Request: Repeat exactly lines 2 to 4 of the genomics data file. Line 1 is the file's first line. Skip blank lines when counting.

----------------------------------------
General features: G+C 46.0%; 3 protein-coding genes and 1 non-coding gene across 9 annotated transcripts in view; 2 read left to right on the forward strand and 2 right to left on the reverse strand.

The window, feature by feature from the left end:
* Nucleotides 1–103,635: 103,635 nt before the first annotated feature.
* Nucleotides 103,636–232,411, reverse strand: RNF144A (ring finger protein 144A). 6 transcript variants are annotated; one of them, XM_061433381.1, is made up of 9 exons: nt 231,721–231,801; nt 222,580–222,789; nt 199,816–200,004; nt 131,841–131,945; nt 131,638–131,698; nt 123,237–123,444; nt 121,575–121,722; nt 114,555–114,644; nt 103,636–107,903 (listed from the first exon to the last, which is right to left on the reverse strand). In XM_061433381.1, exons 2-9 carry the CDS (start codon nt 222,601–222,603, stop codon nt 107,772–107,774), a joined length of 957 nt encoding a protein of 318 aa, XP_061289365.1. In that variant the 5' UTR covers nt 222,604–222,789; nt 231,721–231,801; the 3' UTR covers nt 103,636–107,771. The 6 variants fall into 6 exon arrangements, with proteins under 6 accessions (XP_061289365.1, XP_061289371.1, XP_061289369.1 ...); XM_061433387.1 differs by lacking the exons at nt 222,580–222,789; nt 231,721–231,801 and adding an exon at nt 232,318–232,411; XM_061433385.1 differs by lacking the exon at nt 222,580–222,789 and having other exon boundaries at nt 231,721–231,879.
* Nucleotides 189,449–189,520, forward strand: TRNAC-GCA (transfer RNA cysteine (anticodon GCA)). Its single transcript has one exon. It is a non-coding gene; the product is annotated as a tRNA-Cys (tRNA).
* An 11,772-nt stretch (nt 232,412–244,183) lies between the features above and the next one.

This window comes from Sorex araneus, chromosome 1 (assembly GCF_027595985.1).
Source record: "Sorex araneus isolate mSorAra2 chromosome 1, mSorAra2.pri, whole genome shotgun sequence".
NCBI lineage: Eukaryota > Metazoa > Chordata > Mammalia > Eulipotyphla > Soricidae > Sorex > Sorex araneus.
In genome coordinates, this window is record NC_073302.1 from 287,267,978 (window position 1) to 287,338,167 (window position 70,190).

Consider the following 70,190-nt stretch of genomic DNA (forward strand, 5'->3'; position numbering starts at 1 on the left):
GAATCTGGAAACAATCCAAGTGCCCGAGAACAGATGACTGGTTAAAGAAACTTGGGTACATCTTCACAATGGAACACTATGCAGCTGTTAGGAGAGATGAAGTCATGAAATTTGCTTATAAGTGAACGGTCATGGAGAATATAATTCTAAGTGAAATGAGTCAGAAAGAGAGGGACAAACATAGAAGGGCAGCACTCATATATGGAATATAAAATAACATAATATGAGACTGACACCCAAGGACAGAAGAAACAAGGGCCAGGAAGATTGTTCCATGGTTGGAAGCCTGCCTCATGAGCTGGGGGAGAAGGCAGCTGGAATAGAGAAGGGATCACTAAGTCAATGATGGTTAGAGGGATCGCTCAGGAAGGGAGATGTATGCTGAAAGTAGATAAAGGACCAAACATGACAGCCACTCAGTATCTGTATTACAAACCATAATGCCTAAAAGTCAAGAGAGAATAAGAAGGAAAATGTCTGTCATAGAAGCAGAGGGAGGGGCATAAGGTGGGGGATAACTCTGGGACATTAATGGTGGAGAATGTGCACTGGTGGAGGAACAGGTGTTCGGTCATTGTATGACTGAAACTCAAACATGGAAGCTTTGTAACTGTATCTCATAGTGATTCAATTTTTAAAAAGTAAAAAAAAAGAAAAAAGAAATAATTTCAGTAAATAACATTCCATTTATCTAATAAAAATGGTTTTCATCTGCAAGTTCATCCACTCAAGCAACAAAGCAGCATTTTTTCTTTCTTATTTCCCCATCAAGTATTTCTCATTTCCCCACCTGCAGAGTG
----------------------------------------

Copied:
The window, feature by feature from the left end:
* Nucleotides 1–103,635: 103,635 nt before the first annotated feature.
* Nucleotides 103,636–232,411, reverse strand: RNF144A (ring finger protein 144A). 6 transcript variants are annotated; one of them, XM_061433381.1, is made up of 9 exons: nt 231,721–231,801; nt 222,580–222,789; nt 199,816–200,004; nt 131,841–131,945; nt 131,638–131,698; nt 123,237–123,444; nt 121,575–121,722; nt 114,555–114,644; nt 103,636–107,903 (listed from the first exon to the last, which is right to left on the reverse strand). In XM_061433381.1, exons 2-9 carry the CDS (start codon nt 222,601–222,603, stop codon nt 107,772–107,774), a joined length of 957 nt encoding a protein of 318 aa, XP_061289365.1. In that variant the 5' UTR covers nt 222,604–222,789; nt 231,721–231,801; the 3' UTR covers nt 103,636–107,771. The 6 variants fall into 6 exon arrangements, with proteins under 6 accessions (XP_061289365.1, XP_061289371.1, XP_061289369.1 ...); XM_061433387.1 differs by lacking the exons at nt 222,580–222,789; nt 231,721–231,801 and adding an exon at nt 232,318–232,411; XM_061433385.1 differs by lacking the exon at nt 222,580–222,789 and having other exon boundaries at nt 231,721–231,879.